Sermon by Rev Sydney Maitland for Sunday 19 September 2021.
• First Reading: Jeremiah 11: 18-20 (I had been like a gentle lamb led to the slaughter)
• Psalm 54
• Epistle: James 3: 13-18 + 4: 3, 7-8a (Submit yourselves to God. Resist the devil and he will flee from you)
• Gospel: Mark 9: 30-37 (Jesus’ prediction of His coming passion)
They would come with their insults and taunts, the condescending remarks and the crude jokes. They would come in a group and the lead tormentor would look around to his colleagues for support and affirmation, and he would not be disappointed. Of course there was no fun of there was nobody to impress or entertain.
It was always easy to select the misfit, not good at games or slow in class and preferably both. The one who had few friends and was something of a loner. And the more pathetic his attempts to defend himself then the better the fun.
I do not think that our age has more of this kind of bullying than any other, even if we now choose to discuss it a little more and if we do not ignore it quite so easily.
If you could keep going through it all, maintain your own sense of being and your right to your views, then you might come out the other side better able to manage it, with stronger coping skills and the ability to ‘roll with the punches’.
One thing that the survivor will have is a highly critical view of the behaviour of the crowd and how easily it is swayed, especially against the defenceless or the poorly equipped. This can lead to a sense that the crowd, or the ‘world’ as the bible puts it, is that it is always suspect, often hostile, and never to be trusted.
And no, it is not good enough to speak of the survival of the fittest, and that in a rough world then it is the tough that survive. If that were really the case then we would have no hospitals, we would leave the wounded on the battlefield, and there would be no kind of art or expression. For me, this kind of intellectual refuge is wholly bankrupt.
But then in our lessons there is that theme of the suffering innocent. In Jeremiah, the prophet tells of one being led to the slaughter and in this we recognize the passion and death of Jesus.
Jeremiah sees a lamb being led to the slaughter and compares it with the innocent man in the face of crude, overpowering force. Jeremiah describes it with a great economy of words and yet the sense that the powerful have an entitlement to this kind of abuse is unmistakable.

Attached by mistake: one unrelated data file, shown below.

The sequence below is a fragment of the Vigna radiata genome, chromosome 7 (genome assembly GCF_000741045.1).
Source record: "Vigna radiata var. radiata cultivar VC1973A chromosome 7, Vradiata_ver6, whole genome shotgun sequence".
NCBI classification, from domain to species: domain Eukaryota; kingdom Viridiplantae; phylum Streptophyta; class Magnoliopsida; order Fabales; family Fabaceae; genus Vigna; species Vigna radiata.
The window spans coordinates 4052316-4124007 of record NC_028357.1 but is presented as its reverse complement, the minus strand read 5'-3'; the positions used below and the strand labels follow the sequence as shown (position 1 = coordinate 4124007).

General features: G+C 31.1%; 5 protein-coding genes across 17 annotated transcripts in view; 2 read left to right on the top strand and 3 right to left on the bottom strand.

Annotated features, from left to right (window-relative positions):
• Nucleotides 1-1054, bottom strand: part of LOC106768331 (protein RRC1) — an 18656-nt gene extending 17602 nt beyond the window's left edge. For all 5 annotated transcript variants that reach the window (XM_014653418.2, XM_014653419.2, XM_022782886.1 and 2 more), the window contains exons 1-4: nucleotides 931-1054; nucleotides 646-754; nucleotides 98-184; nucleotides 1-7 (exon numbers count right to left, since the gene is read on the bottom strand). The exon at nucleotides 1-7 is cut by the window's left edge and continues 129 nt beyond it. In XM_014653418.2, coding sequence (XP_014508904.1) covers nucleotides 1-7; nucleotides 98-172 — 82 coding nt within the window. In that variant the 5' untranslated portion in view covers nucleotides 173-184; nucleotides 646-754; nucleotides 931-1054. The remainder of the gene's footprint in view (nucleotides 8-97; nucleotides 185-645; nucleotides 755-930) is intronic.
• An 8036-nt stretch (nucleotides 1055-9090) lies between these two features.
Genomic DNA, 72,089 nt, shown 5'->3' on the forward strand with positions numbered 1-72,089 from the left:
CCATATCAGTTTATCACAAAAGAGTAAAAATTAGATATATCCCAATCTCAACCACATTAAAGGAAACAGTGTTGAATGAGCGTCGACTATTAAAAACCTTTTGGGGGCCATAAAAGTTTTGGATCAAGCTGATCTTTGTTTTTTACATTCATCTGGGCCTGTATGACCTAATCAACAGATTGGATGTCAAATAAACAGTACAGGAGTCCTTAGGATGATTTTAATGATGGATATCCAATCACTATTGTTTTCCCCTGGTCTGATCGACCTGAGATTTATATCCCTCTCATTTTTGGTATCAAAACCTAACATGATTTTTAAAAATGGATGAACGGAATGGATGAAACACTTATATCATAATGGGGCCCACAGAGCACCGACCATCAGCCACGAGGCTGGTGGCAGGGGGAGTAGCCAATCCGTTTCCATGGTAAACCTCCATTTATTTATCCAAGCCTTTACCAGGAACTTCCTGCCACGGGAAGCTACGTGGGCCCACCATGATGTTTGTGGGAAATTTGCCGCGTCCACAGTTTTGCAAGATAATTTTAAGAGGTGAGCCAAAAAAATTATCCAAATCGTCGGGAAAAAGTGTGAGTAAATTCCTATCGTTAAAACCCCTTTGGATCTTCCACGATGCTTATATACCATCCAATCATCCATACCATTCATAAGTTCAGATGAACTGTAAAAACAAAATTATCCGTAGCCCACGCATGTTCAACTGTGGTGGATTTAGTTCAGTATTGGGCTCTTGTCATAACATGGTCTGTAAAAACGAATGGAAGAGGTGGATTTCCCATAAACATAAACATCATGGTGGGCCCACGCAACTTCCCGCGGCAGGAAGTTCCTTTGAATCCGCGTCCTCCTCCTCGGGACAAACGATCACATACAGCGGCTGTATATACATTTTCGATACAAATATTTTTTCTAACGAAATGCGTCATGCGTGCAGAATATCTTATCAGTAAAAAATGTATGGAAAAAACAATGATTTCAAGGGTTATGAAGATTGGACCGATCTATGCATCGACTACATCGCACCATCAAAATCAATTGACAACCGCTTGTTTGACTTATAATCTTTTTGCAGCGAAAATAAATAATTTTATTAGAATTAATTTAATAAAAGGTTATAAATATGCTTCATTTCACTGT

But Jeremiah does not leave it there, and that is the point. Even when the powerful can oppress the weak and unsupported, there is still the One in heaven before whom even the kings, princes, directors and governors will bow and give an account of themselves.
Whatever their abuses these will also find justice and God is not asleep in the face of them.
For a start, God put Himself through the same regime. He also elected to live a human life and to die a human death. He elected to undergo the insults, abuses, imprisonment and torture of the victim, and He did so willingly and knowingly.
As He did so, He was living the life of the easily set-upon, the easy target for abuse and ribaldry, the simple pleasures of exclusion and humiliation.
But there was a difference: when challenged, Jesus neither ran away, nor did He resort to abuse or violence Himself. Rather, He faced off His tormentors with a story or an argument. He did not fall victim to His own suffering or come to define Himself by His own hurt or resentment.
But more than that, on the cross Jesus became His own tormentors and He died for them as much as anyone else. He became their sin so that they too may find mercy.
If Jesus’ own tormentors wanted His mercy and forgiveness it was there and in one such, Paul of Tarsus, Jesus found the perfect proclaimer of His gospel.
Yet there is another point in what Jesus had to say. True leadership, and certainly Christian leadership, did not lie in bossing others around, or in claiming the most prominent positions or the most prestigious of situations.
That might be the way the world or arts and commerce, of politics and even of charities work, but this is not Jesus’.
For Jesus, leading meant caring for the other and putting their interests ahead of His own. It meant having the wisdom of heaven within the mind of a child. It meant receiving each other person as one to be cherished and for whom He would die.
True leadership was the opposite of promoting one’s own interests.
As we come to relive the death and resurrection of Jesus, maybe we also should recall both those whom we have used and treated spitefully – and in the spirit ask for their forgiveness.
But also it is for us to rise above the things that have troubled and upset our own lives and the people who have perpetrated them. This is the time to let go of those resentments and to cease to be defined by them.
And if we need to do it in the name of Jesus Christ, then let us do it.